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Gonorrhea’s Progressive Resistance
Gonorrhea has progressively developed resistance to the antibiotic drugs prescribed to treat it (cephalosporin antibiotics).
The emergence of cephalosporin-resistant gonorrhea will significantly complicate the ability to treat the bacteria successfully, since there are few antibiotic options left which are highly effective.
Scientists believe overuse or incorrect use of antibiotics, coupled with the bacteria’s astonishing ability to adapt, means the disease is now close to becoming a super bug.
Bacteria that survive antibiotic treatment due to a mutation makes them resistant. Once resistant, they quickly spread their genes in an accelerated process of natural selection. This is a general problem affecting all antibiotics, but gonorrhea is particularly quick to adapt because it is good at picking up snippets of DNA from other bacteria.
The World Health Organization (WHO) blames the misuse of antimicrobial medicines like antibiotics, antivirals, and antimalarials for the formation of new types of bacteria, viruses, and parasites that resist current treatments. The U.N. health agency is urging governments and doctors to step up surveillance of antibiotic-resistant bacterial infections.
Millions of people may be at risk of running out of treatment options unless urgent action is taken, according to the WHO. Already several countries, including Australia, France, Japan, Norway, Sweden and the United Kingdom are reporting cases of resistance to cephalosporin antibiotics — the last treatment option against the gonorrhea bacteria. Every year an estimated 106 million people are infected worldwide.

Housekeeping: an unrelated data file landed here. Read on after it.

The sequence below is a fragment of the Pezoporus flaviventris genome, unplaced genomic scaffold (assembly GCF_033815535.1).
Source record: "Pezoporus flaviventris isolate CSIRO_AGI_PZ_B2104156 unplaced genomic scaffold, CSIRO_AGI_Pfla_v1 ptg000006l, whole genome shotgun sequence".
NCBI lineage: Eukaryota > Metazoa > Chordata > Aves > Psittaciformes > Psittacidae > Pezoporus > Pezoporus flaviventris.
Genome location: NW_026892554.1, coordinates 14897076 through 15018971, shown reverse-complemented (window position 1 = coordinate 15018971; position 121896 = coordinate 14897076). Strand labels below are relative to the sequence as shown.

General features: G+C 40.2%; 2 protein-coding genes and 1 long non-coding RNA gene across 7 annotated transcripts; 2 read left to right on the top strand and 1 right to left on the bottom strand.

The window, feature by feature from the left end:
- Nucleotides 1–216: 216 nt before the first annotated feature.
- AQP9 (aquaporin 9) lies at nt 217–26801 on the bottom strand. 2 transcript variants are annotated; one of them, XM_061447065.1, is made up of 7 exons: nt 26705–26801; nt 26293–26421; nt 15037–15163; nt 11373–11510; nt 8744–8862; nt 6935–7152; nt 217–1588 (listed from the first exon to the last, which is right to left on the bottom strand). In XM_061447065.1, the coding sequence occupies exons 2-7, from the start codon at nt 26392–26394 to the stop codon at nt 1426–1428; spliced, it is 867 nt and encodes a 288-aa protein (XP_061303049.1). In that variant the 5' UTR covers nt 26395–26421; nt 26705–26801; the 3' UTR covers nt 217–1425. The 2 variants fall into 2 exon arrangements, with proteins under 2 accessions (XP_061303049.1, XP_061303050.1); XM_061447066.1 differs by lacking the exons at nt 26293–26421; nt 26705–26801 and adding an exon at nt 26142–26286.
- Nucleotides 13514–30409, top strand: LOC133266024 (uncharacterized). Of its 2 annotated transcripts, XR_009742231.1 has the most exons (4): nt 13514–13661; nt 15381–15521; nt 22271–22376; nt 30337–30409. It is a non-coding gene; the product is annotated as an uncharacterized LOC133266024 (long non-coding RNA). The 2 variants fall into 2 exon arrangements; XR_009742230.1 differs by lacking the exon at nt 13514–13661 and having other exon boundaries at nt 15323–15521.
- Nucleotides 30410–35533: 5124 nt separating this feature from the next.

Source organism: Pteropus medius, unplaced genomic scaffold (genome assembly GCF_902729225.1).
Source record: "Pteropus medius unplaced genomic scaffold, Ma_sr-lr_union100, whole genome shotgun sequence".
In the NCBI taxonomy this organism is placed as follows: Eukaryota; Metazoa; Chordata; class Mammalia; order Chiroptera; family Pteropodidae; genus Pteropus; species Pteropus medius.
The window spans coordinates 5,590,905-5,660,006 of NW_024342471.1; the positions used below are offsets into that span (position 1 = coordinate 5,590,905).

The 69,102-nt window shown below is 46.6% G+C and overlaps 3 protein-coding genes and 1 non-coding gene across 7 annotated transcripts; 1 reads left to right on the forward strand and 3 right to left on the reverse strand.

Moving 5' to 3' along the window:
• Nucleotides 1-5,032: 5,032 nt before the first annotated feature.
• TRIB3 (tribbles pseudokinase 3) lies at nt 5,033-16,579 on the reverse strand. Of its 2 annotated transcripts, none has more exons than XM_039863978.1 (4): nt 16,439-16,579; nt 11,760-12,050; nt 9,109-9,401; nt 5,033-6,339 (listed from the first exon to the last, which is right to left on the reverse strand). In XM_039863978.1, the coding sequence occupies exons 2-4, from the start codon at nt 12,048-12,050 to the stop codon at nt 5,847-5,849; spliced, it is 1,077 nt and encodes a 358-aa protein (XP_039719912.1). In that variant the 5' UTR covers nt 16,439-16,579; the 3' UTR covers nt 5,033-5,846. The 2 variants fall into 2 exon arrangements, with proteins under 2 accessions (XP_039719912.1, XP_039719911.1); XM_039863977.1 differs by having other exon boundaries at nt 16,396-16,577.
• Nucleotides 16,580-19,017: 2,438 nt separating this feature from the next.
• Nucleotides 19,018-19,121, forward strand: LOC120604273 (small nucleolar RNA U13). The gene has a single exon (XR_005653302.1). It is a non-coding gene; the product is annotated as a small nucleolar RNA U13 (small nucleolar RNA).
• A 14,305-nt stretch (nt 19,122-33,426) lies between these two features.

We do fear that based on what we are hearing around the world, we will see cephalosporin-resistant bacteria, Dr. Gail Bolan, director of STD prevention at the CDC, said at the time. We don’t know when this is going to happen, but the hope is that we have a few years to identify other treatments.
The long-term consequences of untreated gonococcal infections include persistent urethritis, cervicitis, proctitis and disseminated infections that could lead to pelvic inflammatory disease, infertility, first-trimester abortion, ectopic pregnancy and maternal death. Health consequences to neonates (babies born to gonorrhea infected moms) include severe infections that may lead to blindness.
In addition, gonococcal urethritis, like many other STIs, significantly increases the risk of acquiring and transmitting HIV infection.
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Have you had an experience with a drug-resistant form of gonorrhea? Do you think drug-resistant gonorrhea is going to get worse or will they find an alternative cure? Share your thoughts in the comments section below!